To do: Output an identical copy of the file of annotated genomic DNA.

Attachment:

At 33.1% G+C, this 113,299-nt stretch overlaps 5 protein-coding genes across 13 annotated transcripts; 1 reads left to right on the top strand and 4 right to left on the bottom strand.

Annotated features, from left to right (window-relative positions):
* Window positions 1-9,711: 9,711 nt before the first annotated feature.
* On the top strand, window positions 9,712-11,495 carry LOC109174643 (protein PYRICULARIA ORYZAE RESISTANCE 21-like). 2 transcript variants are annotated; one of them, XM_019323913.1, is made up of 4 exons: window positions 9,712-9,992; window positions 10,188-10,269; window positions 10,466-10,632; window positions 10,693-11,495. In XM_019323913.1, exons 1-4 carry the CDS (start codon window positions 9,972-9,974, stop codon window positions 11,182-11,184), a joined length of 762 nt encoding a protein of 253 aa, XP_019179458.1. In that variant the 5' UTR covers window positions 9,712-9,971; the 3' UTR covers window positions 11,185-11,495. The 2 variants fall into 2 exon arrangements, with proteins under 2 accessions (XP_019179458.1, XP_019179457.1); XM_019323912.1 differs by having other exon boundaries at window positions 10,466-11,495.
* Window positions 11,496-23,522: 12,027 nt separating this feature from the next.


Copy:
At 33.1% G+C, this 113,299-nt stretch overlaps 5 protein-coding genes across 13 annotated transcripts; 1 reads left to right on the top strand and 4 right to left on the bottom strand.

Annotated features, from left to right (window-relative positions):
* Window positions 1-9,711: 9,711 nt before the first annotated feature.
* On the top strand, window positions 9,712-11,495 carry LOC109174643 (protein PYRICULARIA ORYZAE RESISTANCE 21-like). 2 transcript variants are annotated; one of them, XM_019323913.1, is made up of 4 exons: window positions 9,712-9,992; window positions 10,188-10,269; window positions 10,466-10,632; window positions 10,693-11,495. In XM_019323913.1, exons 1-4 carry the CDS (start codon window positions 9,972-9,974, stop codon window positions 11,182-11,184), a joined length of 762 nt encoding a protein of 253 aa, XP_019179458.1. In that variant the 5' UTR covers window positions 9,712-9,971; the 3' UTR covers window positions 11,185-11,495. The 2 variants fall into 2 exon arrangements, with proteins under 2 accessions (XP_019179458.1, XP_019179457.1); XM_019323912.1 differs by having other exon boundaries at window positions 10,466-11,495.
* Window positions 11,496-23,522: 12,027 nt separating this feature from the next.